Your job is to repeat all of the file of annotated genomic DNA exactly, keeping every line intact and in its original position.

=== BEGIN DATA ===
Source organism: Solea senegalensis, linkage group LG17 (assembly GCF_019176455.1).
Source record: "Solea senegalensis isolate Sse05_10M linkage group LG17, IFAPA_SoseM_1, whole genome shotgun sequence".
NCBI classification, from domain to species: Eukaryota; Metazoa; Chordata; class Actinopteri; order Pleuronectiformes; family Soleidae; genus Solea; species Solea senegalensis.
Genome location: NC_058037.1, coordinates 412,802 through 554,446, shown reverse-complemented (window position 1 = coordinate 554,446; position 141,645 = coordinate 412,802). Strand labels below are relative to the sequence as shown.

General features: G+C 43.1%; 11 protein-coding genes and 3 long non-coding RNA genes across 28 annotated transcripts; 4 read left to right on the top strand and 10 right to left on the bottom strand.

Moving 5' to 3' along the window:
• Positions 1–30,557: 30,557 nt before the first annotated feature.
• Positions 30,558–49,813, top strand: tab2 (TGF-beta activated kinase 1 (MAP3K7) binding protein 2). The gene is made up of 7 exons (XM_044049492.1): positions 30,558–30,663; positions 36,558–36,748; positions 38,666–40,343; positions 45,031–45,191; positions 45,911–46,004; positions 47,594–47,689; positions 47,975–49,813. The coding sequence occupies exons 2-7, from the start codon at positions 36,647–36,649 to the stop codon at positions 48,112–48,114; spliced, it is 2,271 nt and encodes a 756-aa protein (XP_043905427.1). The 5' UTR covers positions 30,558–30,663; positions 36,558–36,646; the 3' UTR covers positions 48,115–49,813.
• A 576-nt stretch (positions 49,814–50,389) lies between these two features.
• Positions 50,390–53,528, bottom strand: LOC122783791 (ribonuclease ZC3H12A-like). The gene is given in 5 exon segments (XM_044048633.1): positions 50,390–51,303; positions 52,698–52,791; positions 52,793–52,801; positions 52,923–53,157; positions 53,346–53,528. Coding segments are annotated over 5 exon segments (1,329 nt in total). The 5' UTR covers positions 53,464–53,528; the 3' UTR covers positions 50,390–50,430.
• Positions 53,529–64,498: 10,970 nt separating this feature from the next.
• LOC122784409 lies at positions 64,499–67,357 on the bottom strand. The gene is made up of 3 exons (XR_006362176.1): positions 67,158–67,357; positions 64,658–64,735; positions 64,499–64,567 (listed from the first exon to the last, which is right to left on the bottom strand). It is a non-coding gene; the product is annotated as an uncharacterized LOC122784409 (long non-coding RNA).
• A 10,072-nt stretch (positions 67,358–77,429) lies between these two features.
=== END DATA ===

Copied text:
Source organism: Solea senegalensis, linkage group LG17 (assembly GCF_019176455.1).
Source record: "Solea senegalensis isolate Sse05_10M linkage group LG17, IFAPA_SoseM_1, whole genome shotgun sequence".
NCBI classification, from domain to species: Eukaryota; Metazoa; Chordata; class Actinopteri; order Pleuronectiformes; family Soleidae; genus Solea; species Solea senegalensis.
Genome location: NC_058037.1, coordinates 412,802 through 554,446, shown reverse-complemented (window position 1 = coordinate 554,446; position 141,645 = coordinate 412,802). Strand labels below are relative to the sequence as shown.

General features: G+C 43.1%; 11 protein-coding genes and 3 long non-coding RNA genes across 28 annotated transcripts; 4 read left to right on the top strand and 10 right to left on the bottom strand.

Moving 5' to 3' along the window:
• Positions 1–30,557: 30,557 nt before the first annotated feature.
• Positions 30,558–49,813, top strand: tab2 (TGF-beta activated kinase 1 (MAP3K7) binding protein 2). The gene is made up of 7 exons (XM_044049492.1): positions 30,558–30,663; positions 36,558–36,748; positions 38,666–40,343; positions 45,031–45,191; positions 45,911–46,004; positions 47,594–47,689; positions 47,975–49,813. The coding sequence occupies exons 2-7, from the start codon at positions 36,647–36,649 to the stop codon at positions 48,112–48,114; spliced, it is 2,271 nt and encodes a 756-aa protein (XP_043905427.1). The 5' UTR covers positions 30,558–30,663; positions 36,558–36,646; the 3' UTR covers positions 48,115–49,813.
• A 576-nt stretch (positions 49,814–50,389) lies between these two features.
• Positions 50,390–53,528, bottom strand: LOC122783791 (ribonuclease ZC3H12A-like). The gene is given in 5 exon segments (XM_044048633.1): positions 50,390–51,303; positions 52,698–52,791; positions 52,793–52,801; positions 52,923–53,157; positions 53,346–53,528. Coding segments are annotated over 5 exon segments (1,329 nt in total). The 5' UTR covers positions 53,464–53,528; the 3' UTR covers positions 50,390–50,430.
• Positions 53,529–64,498: 10,970 nt separating this feature from the next.
• LOC122784409 lies at positions 64,499–67,357 on the bottom strand. The gene is made up of 3 exons (XR_006362176.1): positions 67,158–67,357; positions 64,658–64,735; positions 64,499–64,567 (listed from the first exon to the last, which is right to left on the bottom strand). It is a non-coding gene; the product is annotated as an uncharacterized LOC122784409 (long non-coding RNA).
• A 10,072-nt stretch (positions 67,358–77,429) lies between these two features.